A-SMACC members ‘evaluating all options’ after AD/CVD petition rejection

Share on facebook
Share on twitter
Share on linkedin
Share on reddit
Share on email
The petition alleged Chinese solar manufacturers have circumvented anti-dumping tariffs through subsidiaries in Southeast Asia. Image: Port of California.

US solar manufacturers behind the controversial anti-circumvention petition have said they are “evaluating all options” and could refile petitions in the future.

Following last week’s decision by the US Department of Commerce to throw out a petition alleging circumvention of anti-dumping and countervailing duties (AD/CVD) by Chinese solar manufacturers via Southeast Asia-based subsidiaries, American Solar Manufacturers Against Chinese Circumvention (A-SMACC) have issued a statement saying the group “strongly disagrees” with Commerce’s rationale behind its verdict.

Last week the department dismissed the petition citing A-SMACC members’ ongoing anonymity, suggesting any resulting investigation could be hindered by the broader solar industry not knowing the manufacturers’ identities.

That the petitioners have elected to remain anonymous – citing the risk of retaliation from both the Chinese government and Chinese competitors – has been a point of contention since the petitions were filed in August.

A-SMACC members had until the end of today to decide whether to satisfy a Commerce request to reveal themselves. While it would appear the companies will not do so at this time, A-SMACC members have suggested they may refile a petition “satisfying the Commerce Department’s concerns”.

“Above all, we will not cede monopoly power to China and to Chinese-owned companies on solar products. U.S. solar manufacturing is recovering, and the future is bright, but we should not have to compete with the unfair trade practices of China and Chinese-owned companies. We should ensure that America, which invented solar technology, leads the next generation of solar manufacturing, R&D, and deployment,” the statement reads.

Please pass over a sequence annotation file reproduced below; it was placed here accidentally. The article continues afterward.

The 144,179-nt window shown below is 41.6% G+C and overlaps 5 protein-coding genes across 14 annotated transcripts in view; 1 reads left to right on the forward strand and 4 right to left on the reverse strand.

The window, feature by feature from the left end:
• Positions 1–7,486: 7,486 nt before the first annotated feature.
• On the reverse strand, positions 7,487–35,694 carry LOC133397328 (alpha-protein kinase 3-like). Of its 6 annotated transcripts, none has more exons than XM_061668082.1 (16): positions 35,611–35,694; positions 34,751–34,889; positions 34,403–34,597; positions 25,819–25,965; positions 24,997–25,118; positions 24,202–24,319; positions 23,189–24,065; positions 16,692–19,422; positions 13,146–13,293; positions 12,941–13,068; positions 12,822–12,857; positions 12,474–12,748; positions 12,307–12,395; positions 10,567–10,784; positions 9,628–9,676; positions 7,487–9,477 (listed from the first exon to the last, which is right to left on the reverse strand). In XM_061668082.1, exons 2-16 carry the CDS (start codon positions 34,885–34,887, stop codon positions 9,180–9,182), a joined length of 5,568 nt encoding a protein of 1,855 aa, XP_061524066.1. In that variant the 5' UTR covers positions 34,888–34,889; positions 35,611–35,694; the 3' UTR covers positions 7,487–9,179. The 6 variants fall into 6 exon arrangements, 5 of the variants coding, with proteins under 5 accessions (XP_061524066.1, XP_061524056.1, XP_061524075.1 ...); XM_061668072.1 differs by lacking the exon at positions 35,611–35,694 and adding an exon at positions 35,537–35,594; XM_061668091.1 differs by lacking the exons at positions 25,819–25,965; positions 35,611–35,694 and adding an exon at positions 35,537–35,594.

Read Next

November 30, 2021
JinkoSolar has slashed its shipments guidance for the year, reducing its top end guidance by more than 5GW as it blamed ongoing logistics issues and port blockages.
November 24, 2021
The US International Trade Commission has recommended that the Section 201 safeguard tariffs on solar cells and modules be extended.
November 22, 2021
Greta Thunberg’s verdict remains unchanged, but is the climate activist too pessimistic on the Glasgow Climate Pact, or is she right to dismiss the agreement?
November 22, 2021
The US House of Representatives has passed Joe Biden’s Build Back Better act, which now moves to the Senate where negotiations will continue over the legislation that includes clean energy and climate investments totalling US$555 billion.
November 19, 2021
JA Solar has revealed plans to build a 5GW module assembly plant in Chaoyang City, Liaoning Province.
PV Tech Premium
November 17, 2021
Following the US Customs and Border Protection's updated guidance on its WRO on silicon metal products, PV Tech Premium speaks to legal experts on what’s changed for solar imports.

Subscribe to Newsletter

Upcoming Events

Solar Media Events
December 1, 2021
Solar Media Events
February 1, 2022
London, UK
Solar Media Events
February 23, 2022
London, UK
Solar Media Events
March 23, 2022
Austin, Texas, USA
Solar Media Events
March 29, 2022
Lisbon, Portugal